It was at this same time that legendary music producer John Mutt was heading a team of investors to reignite professional baseball in the Tampa area.  Mutt, who made unheard of fortunes producing some the greatest merengue music in the last 35 years, had an unrealized inside track to Vincente Soto and he would soon make both their dreams come true. 

It was late July of 2014, the Festival de Merengue was in full swing, and John Mutt was in town to see his old friend, legendary merengue artist Juan Luis Guerra.  Talks had begun in the states to bring back professional baseball and Guerra, a lifelong fan himself, knew that Mutt was in negotiations to own a team.  Guerra began to tell Mutt about El Dulce Dominicano and the song he had been writing about him.  How he was the best pitcher on the island, the sweetest guy you’ll ever meet, and the single reason Dominican children all over the country were still playing baseball.  Not one to turn a deaf ear to a potential hit, Mutt insisted that he see this kid right away.  As these things often work out, Vincente Soto happened to be pitching a game in Santo Domingo that very night and the island was abuzz. 

That night in Quisqueya Stadium, El Dulce Dominicano delighted the crowd with a game for the record books (had they still existed at that time).  Against a team of high caliber former major leaguers, Soto through a no-hitter.  Not just any no-hitter though -- a 22 strikeout lesson in the fine art of pitching.  His 4-seamer was untouchable, and his curveball froze hitters in their tracks.  Soto’s hybrid Marichal/Martinez delivery left the crowd in awe and all those watching knew they were witnessing not just something special, but someone special.  John Mutt was there to see it all, and he knew that when professional baseball got the green light to start again, a call to Vincente Soto was his first order of business. 

So at the start of 2015, with all the hurdles cleared for baseball to begin again, Mutt stood by his plan to get Vincente Soto no matter the cost. And a cost it was, for Mutt wasn’t the only owner to have heard about Soto.  A bidding war would begin, but ultimately, Mutt would not be denied.  He got his man. 

Soto needed no fine tuning in the minors, he stepped right into the newly minted TBBA and dominated.  Soto was everything that Juan Luis Guerra had promised Mutt.  The best pitcher and the finest man you’ll ever meet.  El Dulce Dominicano in his first season would go on to win the Cy Young Award throwing an incredible 261.2 innings to go with 273 strikeouts, a 1.14 WHIP, 22 wins, and an amazing 8 complete games  He would follow suit with an even more dominating second season, winning another Cy Young this time logging 276 innings, with 279 strikeouts, a minuscule 1.01 WHIP, 27 wins and 7 complete games.  So what do you think he’d do for his third season . . . why another Cy Young of course -- 262 innings, 240 strikeouts, a 1.07 WHIP, 21 wins, and again 8 complete games.  In three short years of the reemergence of professional baseball Vincente Soto had become the most feared and legendary pitcher in the game.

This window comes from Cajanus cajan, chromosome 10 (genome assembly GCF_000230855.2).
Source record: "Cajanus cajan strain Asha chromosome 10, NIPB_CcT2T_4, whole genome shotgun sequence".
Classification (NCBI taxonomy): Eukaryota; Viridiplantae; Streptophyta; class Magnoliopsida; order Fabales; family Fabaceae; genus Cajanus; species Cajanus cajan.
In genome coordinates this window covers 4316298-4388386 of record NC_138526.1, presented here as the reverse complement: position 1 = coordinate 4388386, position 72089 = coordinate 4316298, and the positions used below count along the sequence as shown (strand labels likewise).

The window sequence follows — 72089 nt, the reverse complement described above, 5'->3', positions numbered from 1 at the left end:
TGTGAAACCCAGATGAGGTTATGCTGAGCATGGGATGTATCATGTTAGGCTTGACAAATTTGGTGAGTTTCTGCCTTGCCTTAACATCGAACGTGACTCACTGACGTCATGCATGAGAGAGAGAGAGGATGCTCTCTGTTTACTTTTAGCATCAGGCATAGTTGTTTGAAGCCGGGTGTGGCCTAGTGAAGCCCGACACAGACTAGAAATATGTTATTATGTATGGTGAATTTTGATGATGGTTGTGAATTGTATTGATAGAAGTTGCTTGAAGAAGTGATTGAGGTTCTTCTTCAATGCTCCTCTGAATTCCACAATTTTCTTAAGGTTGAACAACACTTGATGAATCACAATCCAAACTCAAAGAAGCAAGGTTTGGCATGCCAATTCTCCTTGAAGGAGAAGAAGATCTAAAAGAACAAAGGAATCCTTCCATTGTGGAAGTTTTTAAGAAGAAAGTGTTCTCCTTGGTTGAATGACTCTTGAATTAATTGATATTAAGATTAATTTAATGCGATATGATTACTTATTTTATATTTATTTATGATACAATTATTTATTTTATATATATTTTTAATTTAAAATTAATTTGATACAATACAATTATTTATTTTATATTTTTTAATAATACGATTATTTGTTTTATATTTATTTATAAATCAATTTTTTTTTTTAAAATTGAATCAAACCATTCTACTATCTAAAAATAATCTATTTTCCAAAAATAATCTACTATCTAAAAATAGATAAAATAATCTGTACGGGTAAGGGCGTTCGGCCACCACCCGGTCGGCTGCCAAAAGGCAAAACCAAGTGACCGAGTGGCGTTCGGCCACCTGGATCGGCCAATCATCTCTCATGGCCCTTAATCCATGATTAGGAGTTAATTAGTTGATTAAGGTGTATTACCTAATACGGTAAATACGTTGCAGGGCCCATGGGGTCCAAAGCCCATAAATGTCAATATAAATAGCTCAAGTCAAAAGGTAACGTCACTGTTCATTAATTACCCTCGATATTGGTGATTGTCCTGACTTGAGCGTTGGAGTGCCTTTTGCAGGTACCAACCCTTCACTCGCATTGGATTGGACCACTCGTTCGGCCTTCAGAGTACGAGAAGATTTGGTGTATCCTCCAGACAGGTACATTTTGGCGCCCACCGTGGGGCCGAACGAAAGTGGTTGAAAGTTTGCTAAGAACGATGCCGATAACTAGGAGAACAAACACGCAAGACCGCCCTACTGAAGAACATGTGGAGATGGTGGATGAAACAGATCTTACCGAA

On the other side of the ball though, the sweet kid from Santiago worked tirelessly with youth organizations, neighborhoods all over Florida, and practically every group that asked.  He was now revered in his home country more than ever and the song, “The Ballad of El Dulce Dominicano” by Juan Luis Guerra became an international hit.  Back on the island his grandfather once again lived for the day when a Dominican fireballer would take the mound.  This time however it was his own Memolito that would fill his heart with pride.

Heading into his fourth season Soto shows no signs of faltering.  After a relaxing offseason back in Santiago Soto is energized and excited to get back to work.  He loves pitching in Tampa, he loves his teammates, and this year he’s going to love the new memolo stand John Mutt had installed out by the bullpens.  How sweet it is.